About The Kaʻū Calendar

Ka`u, Hawai`i, United States
A locally owned and run community newspaper (www.kaucalendar.com) distributed in print to all Ka`u District residents of Ocean View, Na`alehu, Pahala, Hawai`i Volcanoes National Park, Volcano Village and Miloli`i on the Big Island of Hawai`i. This blog is where you can catch up on what's happening daily with our news briefs. This blog is provided by The Ka`u Calendar Newspaper (kaucalendar.com), Pahala Plantation Cottages (pahalaplantationcottages.com), Local Productions, Inc. and the Edmund C. Olson Trust.

Sunday, March 25, 2012

Ka`u News Briefs March 25, 2012

Some Punalu`u condos are rented by out-of-state owners. Photo from Expedia
MAKING OUT-OF-STATE OWNERS of vacation rentals contract with a realtor or broker in order to rent them out is a bill still alive at the Hawai`i Legislature. It has drawn the ire of many owners, who claim they pay transient accommodations and general excise taxes to the state and should not be forced to give part of their income to a realtor. Realtors are claiming they can help the state better secure the taxes.
      The bill to require out-of-state owners to hire agents was all but dead until last week when it bolted back to life in the Senate Tourism Committee. The original bill to require agent involvement was initiated by Sen. Josh Green, set to become Ka`u’s senator from Kona to Honu`apo if he wins the next election. In the Senate Tourism Committee, only Sam Slom and Gil Kahele voted with reservations to let the bill move forward for further discussion. The rest of the committee voted for it, without reservations.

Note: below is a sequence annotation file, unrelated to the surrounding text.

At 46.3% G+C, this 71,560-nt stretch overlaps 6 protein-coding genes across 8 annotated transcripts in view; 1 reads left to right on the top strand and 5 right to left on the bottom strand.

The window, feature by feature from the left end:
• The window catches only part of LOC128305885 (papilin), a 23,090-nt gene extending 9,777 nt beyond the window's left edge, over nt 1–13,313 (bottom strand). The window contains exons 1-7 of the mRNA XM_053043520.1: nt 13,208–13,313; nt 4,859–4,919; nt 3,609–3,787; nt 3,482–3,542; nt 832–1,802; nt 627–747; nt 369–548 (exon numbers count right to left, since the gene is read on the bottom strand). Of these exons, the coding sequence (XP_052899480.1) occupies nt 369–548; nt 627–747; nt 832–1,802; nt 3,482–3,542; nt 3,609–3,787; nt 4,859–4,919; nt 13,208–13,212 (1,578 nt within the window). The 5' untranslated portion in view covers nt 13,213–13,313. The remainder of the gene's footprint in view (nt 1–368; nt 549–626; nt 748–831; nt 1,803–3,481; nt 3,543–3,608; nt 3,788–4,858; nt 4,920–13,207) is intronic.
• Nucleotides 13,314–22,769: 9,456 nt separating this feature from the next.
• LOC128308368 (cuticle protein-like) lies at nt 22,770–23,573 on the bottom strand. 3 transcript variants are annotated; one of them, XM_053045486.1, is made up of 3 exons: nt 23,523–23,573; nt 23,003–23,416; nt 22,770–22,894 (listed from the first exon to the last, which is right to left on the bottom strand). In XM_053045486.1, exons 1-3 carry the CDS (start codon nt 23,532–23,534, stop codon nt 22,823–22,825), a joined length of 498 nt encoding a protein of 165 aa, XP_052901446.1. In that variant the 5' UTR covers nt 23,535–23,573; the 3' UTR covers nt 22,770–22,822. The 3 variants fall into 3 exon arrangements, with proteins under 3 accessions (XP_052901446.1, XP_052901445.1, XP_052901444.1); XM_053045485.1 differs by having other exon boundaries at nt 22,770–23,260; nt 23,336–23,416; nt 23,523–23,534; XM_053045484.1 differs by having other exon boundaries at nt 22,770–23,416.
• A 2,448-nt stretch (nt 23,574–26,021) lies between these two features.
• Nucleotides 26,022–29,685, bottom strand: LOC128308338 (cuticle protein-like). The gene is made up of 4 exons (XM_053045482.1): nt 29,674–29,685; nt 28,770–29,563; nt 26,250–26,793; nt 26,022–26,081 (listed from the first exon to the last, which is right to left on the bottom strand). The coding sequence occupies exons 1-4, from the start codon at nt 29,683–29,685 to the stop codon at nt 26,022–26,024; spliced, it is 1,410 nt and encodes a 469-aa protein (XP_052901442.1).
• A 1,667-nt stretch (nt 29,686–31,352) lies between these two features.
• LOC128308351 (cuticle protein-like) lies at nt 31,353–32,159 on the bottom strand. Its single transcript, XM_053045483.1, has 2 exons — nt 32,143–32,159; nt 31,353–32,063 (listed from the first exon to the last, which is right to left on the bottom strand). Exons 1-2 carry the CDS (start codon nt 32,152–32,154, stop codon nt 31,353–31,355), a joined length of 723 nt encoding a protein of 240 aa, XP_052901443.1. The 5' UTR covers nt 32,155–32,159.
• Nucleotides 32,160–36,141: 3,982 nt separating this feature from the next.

A website has been launched to oppose the bill by a group called Rental By Owner Awareness Association. See http://rboaa.org.
      See a story on this issue at www.civilbeat.com.

POLITICAL ACTION COMMITTEES that indirectly support candidates without giving them money cannot be limited by the Hawai`i Campaign Spending Commission in the amount of contributions they receive, a federal judge ruled last week in Honolulu. According to a Civil Beat story, U.S. District Judge Michael Seabright “made permanent a preliminary injunction he imposed in 2010, ruling that limiting contributions to independent-expenditure-only committees was unconstitutional.” 
      Civil Beat reported that Campaign Spending Commission general counsel Gary Kam predicted the ruling will stand. “The commission has since begun to track independent-expenditure-only committees to better monitor contributions and expenses” wrote Civil Beat reporter Nanea Kalani. The Political Action Groups are legally known as “independent-expenditure-only committees.” The five that have registered in Hawai`i as of March 20 are: A Better Hawai`i PAC, Hawai`i Solutions, Kaua`i Women’s Caucus, MADPAC and Save Paradise.
      Civil Beat reports that A Better Hawai`i is led by Christopher Racine, who gave the maximum allowed donations to the Neil Abercrombie and Brian Schatz gubernatorial campaigns. Save Paradise is led by Steven Sue, whose company built the Ben Cayetano campaign website for his bid to become Honolulu’s next mayor. Both PACs list the same treasurer. MADPAC Hawai`i also supports Cayetano, Civil Beat reports.